What Are the Largest Things in the Universe?

What's the largest thing... in the universe? The question is answered by basic philosophy - the universe itself. We do not know how large the universe is, it may be infinite for all we know. What we do know is that the observable universe, the portion of space that light has had time to reach us in, is approximately 92 billion light years in diameter. The observable universe itself is the largest thing in the universe, by our perspective and current knowledge.

The largest known structure, is called the Sloan Great Wall. It is made up of a high concentration of galaxies, called a galactic filament. The Earth is not in this structure, we lie about a billion light years away. Galactic filaments make up some of the largest structures known in the universe.
The Sloan Great Wall as seen by the SDSS in 2007. The red box
encompasses the structure. [1]
The largest known galaxy, is called IC 1101. It contains more than 100 trillion stars, and lays in the constellation Serpens. IC 1101 is categorized as a supergiant lenticular elliptical galaxy. Because of the old age of this galaxy, there are also many old metal producing stars. This is what gives the galaxy it's yellow hue.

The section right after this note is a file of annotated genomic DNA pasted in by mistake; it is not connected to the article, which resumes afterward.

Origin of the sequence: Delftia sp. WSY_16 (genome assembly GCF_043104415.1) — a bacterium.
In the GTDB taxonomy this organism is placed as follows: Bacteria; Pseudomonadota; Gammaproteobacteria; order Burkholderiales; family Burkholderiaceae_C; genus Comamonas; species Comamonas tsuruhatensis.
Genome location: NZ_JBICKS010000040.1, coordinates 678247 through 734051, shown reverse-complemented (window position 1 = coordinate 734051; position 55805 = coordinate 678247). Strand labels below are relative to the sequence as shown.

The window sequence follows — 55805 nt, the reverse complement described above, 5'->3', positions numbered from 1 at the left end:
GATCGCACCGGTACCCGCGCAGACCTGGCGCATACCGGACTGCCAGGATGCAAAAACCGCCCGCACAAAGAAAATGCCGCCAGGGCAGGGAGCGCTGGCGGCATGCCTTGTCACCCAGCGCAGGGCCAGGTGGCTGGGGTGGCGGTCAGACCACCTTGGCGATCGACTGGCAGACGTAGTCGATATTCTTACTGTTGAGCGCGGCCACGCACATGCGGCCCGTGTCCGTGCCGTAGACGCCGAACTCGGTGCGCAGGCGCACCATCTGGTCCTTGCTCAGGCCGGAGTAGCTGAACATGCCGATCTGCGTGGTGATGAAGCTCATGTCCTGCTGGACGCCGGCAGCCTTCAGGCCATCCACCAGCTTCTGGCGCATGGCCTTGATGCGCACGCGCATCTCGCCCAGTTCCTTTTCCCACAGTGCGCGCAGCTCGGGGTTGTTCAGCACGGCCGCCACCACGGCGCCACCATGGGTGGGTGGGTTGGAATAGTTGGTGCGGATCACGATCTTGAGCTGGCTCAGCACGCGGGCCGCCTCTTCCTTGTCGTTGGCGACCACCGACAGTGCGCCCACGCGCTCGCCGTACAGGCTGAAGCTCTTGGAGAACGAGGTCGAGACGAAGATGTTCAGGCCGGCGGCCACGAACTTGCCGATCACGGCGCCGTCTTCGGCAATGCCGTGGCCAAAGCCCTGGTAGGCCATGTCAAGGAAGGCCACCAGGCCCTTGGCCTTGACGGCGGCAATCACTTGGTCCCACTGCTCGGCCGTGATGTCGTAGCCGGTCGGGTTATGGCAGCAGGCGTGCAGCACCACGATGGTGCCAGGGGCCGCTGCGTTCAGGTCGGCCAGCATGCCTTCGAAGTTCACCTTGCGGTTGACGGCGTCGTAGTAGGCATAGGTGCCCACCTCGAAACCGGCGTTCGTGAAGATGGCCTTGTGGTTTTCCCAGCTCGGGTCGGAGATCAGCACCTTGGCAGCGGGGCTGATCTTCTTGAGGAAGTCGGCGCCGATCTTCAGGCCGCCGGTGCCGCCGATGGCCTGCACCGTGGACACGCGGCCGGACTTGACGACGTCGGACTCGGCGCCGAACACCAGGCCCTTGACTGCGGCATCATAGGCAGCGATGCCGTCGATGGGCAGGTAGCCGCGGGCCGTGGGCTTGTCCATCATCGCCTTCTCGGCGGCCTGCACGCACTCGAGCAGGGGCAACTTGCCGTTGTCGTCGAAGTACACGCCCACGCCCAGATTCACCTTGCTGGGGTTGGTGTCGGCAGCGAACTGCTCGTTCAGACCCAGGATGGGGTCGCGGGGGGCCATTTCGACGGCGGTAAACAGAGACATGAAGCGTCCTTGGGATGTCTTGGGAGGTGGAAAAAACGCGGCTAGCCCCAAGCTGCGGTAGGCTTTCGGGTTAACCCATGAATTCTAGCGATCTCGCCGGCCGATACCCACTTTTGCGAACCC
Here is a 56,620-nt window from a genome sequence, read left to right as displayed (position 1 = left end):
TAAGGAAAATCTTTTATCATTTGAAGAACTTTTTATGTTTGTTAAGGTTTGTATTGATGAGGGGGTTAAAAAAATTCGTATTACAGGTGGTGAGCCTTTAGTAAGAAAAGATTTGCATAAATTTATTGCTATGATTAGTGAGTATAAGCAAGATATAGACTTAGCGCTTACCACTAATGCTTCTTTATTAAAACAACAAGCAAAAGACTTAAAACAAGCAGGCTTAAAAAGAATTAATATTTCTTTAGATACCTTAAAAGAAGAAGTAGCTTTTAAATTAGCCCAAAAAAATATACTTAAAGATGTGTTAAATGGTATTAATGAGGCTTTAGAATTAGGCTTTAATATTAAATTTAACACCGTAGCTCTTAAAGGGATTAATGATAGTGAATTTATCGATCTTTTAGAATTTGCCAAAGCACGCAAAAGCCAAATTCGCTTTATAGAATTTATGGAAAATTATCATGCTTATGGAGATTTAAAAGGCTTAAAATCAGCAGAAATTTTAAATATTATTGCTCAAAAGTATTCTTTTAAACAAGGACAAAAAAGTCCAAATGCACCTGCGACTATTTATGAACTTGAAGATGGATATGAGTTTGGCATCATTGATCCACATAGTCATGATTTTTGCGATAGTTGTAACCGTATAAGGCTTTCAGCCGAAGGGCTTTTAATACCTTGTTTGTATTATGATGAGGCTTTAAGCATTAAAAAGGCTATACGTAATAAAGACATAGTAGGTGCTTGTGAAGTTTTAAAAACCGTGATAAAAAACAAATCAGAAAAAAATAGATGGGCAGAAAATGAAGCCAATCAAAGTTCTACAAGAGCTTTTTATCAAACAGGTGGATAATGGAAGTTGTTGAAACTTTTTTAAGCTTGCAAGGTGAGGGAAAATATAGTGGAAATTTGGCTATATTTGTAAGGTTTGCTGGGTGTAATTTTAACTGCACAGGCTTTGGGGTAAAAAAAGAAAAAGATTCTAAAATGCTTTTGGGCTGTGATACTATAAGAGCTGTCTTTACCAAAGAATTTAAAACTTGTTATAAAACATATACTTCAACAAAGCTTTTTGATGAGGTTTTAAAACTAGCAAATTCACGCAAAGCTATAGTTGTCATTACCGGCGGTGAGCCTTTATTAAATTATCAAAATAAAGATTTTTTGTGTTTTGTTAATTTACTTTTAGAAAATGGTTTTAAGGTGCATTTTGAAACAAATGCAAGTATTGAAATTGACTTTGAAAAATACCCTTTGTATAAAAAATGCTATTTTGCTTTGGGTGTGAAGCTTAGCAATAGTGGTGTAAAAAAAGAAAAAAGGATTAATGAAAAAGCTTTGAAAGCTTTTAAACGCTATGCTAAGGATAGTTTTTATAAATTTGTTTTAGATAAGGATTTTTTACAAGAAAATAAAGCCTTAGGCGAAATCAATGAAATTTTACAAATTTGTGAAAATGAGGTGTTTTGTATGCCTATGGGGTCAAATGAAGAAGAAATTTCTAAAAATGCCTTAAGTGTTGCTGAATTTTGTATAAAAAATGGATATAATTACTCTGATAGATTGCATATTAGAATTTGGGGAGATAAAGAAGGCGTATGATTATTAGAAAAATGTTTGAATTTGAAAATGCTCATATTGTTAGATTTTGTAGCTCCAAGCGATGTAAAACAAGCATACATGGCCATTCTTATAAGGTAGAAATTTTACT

The largest known galaxy IC 1101. At the heart of this
galaxy is a supermassive blackhole. [2]

The largest known nebula, is called the Tarantula Nebula. It can be found in the Large Magellanic Cloud, and is the brightest known non-stellar object. If the Tarantula Nebula was as close to Earth as the Orion Nebula (some 1,344 light years) shadows would be cast on Earth from it. 

The Tarantula Nebula as seen by the TRAPPIST national
observatory at La Silla peak. [3]

The largest known star, is called VY Canis Majoris. This star is so large, that if it replaced the Sun in our solar system, it would extend beyond the orbit of Saturn! This star is a red hypergiant located in the constellation Canis Major (the big dog). It has a diameter of 13.4 AU (1 AU = the distance between the Sun and Earth). 

An artist's depiction of VY Canis Majoris in comparison
to our Sun. 

The universe is an enormous place, full of improbabilities and chance. Modern astronomy and cosmology has only recently begun to find anomalies and interesting stories hidden in the fabric of space and time.

Have a burning question? Ask below!

Image Credit - [1]-Nasa, [2]-David A. Aguilar, [3]-TRAPPIST